For many Penn track and field athletes, the Penn Relays, the world’s oldest and largest track and field meet, serves as not just the highlight of their season, but of their careers wearing red and blue.
The Relays are back for its 126th running after a COVID-19 hiatus. With it, Penn track and field’s freshmen, sophomores, and juniors will compete at the historic event for the first time. Across the three days of competition, the Quakers are entered in 35 different events, ranging from sprints to the throwing field.
According to track and field coach Steve Dolan, who has been serving as the director of the Penn Relays, the team has “missed hosting and missed competing in it." Pressure has been anticipated but largely subdued with the excitement around such a monumental home-hosted occasion.
“What I’ve found in my 10 years at Penn is that the team really rises to the occasion, because it’s our home track, we have a huge alumni following, and their families and friends are here to see them,” Dolan said. “If anything, I think the team tends to compete at even a higher level at the Penn Relays than anywhere else, just because of the natural adrenaline of being at home.”
Dolan also makes sure that he and his coaching staff emphasize the importance of enjoying the spectacle of the event, especially for first-timers like sophomore jumper Addie Renner.
“I have been told that it’s basically like a big track party,” Renner said. “But I’ve just been told that it’s insane. Lots of people, lots of fun, so I’m just excited for that, excited to see family and friends that are coming from all over.”
This will also be freshman sprinter Caia Gelli's first time in the Penn Relays, as she will compete in arguably the most highly anticipated event for the Quakers: the College Women’s 4x400-meter Championship of America.
“[There’s] not so much pressure-wise, because I think our coaches actually want us to have fun at this meet,” Gelli said. “But I’m really excited, actually, because I’ve never been. I never went in high school, and I’ve heard a lot of good things about the atmosphere, and it should be really competitive, too.”
Gelli will be competing alongside the likes of senior sprinter and hurdler Skyla Wilson, who broke Penn’s 100-meter hurdles record this past weekend at the Virginia Challenge, and sophomore sprinter Isabella Whittaker, who holds the program records in both the outdoor 200m and 400m dash.
Though Gelli placed first in the 200m dash at Widener over the weekend, she did not compete with the 4x400 team that won first at the Virginia Challenge. Gelli thus enters a relay team that has been pondering its lineup for a while, and has been rotating names throughout the season.
“Last week, I wasn’t in it, but the girls ran a really good 4x400,” Gelli said. “We’ve been thinking about it since indoor, that we have a pretty solid 4x400, so I know we’re all really excited.”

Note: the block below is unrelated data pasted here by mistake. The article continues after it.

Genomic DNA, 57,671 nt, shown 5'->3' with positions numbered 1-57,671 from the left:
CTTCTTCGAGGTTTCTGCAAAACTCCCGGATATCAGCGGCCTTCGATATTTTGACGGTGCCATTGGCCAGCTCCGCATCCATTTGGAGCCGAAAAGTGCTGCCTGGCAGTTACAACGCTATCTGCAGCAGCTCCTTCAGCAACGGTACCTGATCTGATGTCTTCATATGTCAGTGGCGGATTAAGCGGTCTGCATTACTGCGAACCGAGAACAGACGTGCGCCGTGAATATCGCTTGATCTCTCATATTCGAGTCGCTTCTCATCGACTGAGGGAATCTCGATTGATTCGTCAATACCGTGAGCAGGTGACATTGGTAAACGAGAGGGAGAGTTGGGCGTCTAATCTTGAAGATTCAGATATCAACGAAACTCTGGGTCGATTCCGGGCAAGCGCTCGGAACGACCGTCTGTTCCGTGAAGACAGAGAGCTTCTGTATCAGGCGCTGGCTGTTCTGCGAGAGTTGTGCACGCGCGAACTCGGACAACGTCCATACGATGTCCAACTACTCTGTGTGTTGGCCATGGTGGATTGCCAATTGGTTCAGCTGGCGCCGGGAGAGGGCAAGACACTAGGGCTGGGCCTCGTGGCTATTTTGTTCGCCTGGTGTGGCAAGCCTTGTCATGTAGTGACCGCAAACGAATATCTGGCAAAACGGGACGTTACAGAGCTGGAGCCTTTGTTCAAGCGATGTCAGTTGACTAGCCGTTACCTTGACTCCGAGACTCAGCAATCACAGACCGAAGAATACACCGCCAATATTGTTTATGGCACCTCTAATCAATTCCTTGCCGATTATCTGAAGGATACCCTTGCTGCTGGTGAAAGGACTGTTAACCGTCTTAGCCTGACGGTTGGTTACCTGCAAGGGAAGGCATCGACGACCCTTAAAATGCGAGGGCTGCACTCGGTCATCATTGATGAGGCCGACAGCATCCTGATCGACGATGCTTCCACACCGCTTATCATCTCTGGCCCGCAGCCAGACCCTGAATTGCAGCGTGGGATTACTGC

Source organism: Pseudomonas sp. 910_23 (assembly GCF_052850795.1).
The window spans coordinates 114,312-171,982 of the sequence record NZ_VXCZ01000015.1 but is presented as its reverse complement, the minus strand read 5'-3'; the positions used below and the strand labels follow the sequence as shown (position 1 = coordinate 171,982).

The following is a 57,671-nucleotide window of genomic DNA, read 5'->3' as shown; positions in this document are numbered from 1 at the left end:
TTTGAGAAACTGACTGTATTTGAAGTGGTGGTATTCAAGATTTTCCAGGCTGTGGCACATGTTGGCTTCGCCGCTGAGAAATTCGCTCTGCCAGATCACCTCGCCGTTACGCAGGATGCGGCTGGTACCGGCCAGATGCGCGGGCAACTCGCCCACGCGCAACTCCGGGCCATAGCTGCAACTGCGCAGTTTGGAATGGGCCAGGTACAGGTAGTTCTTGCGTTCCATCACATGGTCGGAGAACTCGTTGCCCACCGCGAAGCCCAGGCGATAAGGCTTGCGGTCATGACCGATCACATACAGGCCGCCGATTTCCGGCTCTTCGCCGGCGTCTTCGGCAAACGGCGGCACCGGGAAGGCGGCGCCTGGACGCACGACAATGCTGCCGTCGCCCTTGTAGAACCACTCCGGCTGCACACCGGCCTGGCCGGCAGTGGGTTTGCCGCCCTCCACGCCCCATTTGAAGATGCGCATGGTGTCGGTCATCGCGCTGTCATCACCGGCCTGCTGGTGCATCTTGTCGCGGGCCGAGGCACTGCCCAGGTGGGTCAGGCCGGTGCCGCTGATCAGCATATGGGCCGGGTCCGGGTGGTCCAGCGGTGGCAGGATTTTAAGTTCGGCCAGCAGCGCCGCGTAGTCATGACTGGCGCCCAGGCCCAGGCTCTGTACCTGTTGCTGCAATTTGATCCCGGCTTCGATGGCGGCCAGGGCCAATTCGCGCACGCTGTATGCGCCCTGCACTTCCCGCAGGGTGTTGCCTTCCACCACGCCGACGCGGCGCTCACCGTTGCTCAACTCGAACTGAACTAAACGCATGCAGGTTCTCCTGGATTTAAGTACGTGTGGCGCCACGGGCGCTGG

Sophomore sprinter Dimitri Nicholson is also coming into the Penn Relays after a brief stint away from his specialty event, returning from an injury that sidelined him for the past several weeks.
“This is going to be my first meet in a while. So for me, it’s all excitement,” Nicholson said. “But I feel like you need to be a little bit nervous. So it’s a little scary, but I just can’t wait to see everybody in the stands.”
Nicholson hopes to contribute to a Penn program record in the 4x100, and potentially even medal in the 4x200. He sees the Penn Relays serving as not just a historic meet, but an opportunity to return to high-level competition.
While much of Penn's team consists of freshmen, sophomores, and juniors, there are also many seniors who competed in the Penn Relays in 2019, and are now passing along wisdom about the event to their younger counterparts.
Among those seniors is distance runner James Lee, who competed at the Penn Relays in the 4x800 three years ago, when he was just a freshman.
“The first one, I was kind of shocked how big it was,” Lee said. “I remember the 4x was right before some pro relay, and I was shocked at how loud everyone was cheering just as I was warming up in the infield. It was exciting.”
Though that excitement can become overwhelming, Lee is assured that the energy of the crowd can fuel the team to translate its efforts into results.
This time around, Lee feels more confident and in better shape heading in than he was when he was a freshman. He hopes to be part of a winning squad that secures a program, or even a collegiate, record.
“I’m running the 4xMile, and it’s obviously more competitive this year than it probably ever has been, but our goal is to just get out in the front, finish as high as possible, and ideally snag a school record, and potentially also go for the collegiate American record,” Lee said. “If we can be the first full American team to finish, we might be able to get that record.”
Other highly anticipated events for Penn include the College Men’s Javelin Throw Championship, which senior thrower Marc Minichello, who owns the second-longest javelin throw in school history and has placed first at three of his last four meets, is seeded first in. Senior thrower Mayyi Mahama will also be competing in the College Women’s Hammer Throw Championship, and like Minichello, she stands tall in the Penn record books, with the longest indoor weight throw and outdoor hammer throw in program history.